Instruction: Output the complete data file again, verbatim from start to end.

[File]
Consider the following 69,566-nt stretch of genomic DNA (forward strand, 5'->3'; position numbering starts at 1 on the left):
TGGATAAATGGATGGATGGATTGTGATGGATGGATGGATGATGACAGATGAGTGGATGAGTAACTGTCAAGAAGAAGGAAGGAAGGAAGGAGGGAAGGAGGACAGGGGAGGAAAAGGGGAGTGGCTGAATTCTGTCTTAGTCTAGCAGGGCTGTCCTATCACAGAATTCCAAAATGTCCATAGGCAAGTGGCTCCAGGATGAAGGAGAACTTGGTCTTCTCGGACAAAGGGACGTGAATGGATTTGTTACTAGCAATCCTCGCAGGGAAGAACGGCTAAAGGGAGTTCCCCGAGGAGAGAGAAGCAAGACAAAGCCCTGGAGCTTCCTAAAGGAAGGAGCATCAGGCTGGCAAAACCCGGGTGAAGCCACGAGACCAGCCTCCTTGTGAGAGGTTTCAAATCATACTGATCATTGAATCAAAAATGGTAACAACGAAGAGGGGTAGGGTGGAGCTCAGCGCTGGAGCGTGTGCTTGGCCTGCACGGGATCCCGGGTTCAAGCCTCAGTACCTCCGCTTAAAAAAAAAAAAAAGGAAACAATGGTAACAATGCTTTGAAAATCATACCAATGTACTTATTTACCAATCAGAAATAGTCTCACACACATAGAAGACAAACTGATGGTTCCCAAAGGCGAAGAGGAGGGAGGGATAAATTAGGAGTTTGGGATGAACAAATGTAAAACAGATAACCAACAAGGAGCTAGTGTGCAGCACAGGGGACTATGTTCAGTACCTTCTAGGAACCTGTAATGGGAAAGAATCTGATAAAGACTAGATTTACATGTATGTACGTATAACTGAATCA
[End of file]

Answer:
Consider the following 69,566-nt stretch of genomic DNA (forward strand, 5'->3'; position numbering starts at 1 on the left):
TGGATAAATGGATGGATGGATTGTGATGGATGGATGGATGATGACAGATGAGTGGATGAGTAACTGTCAAGAAGAAGGAAGGAAGGAAGGAGGGAAGGAGGACAGGGGAGGAAAAGGGGAGTGGCTGAATTCTGTCTTAGTCTAGCAGGGCTGTCCTATCACAGAATTCCAAAATGTCCATAGGCAAGTGGCTCCAGGATGAAGGAGAACTTGGTCTTCTCGGACAAAGGGACGTGAATGGATTTGTTACTAGCAATCCTCGCAGGGAAGAACGGCTAAAGGGAGTTCCCCGAGGAGAGAGAAGCAAGACAAAGCCCTGGAGCTTCCTAAAGGAAGGAGCATCAGGCTGGCAAAACCCGGGTGAAGCCACGAGACCAGCCTCCTTGTGAGAGGTTTCAAATCATACTGATCATTGAATCAAAAATGGTAACAACGAAGAGGGGTAGGGTGGAGCTCAGCGCTGGAGCGTGTGCTTGGCCTGCACGGGATCCCGGGTTCAAGCCTCAGTACCTCCGCTTAAAAAAAAAAAAAAGGAAACAATGGTAACAATGCTTTGAAAATCATACCAATGTACTTATTTACCAATCAGAAATAGTCTCACACACATAGAAGACAAACTGATGGTTCCCAAAGGCGAAGAGGAGGGAGGGATAAATTAGGAGTTTGGGATGAACAAATGTAAAACAGATAACCAACAAGGAGCTAGTGTGCAGCACAGGGGACTATGTTCAGTACCTTCTAGGAACCTGTAATGGGAAAGAATCTGATAAAGACTAGATTTACATGTATGTACGTATAACTGAATCA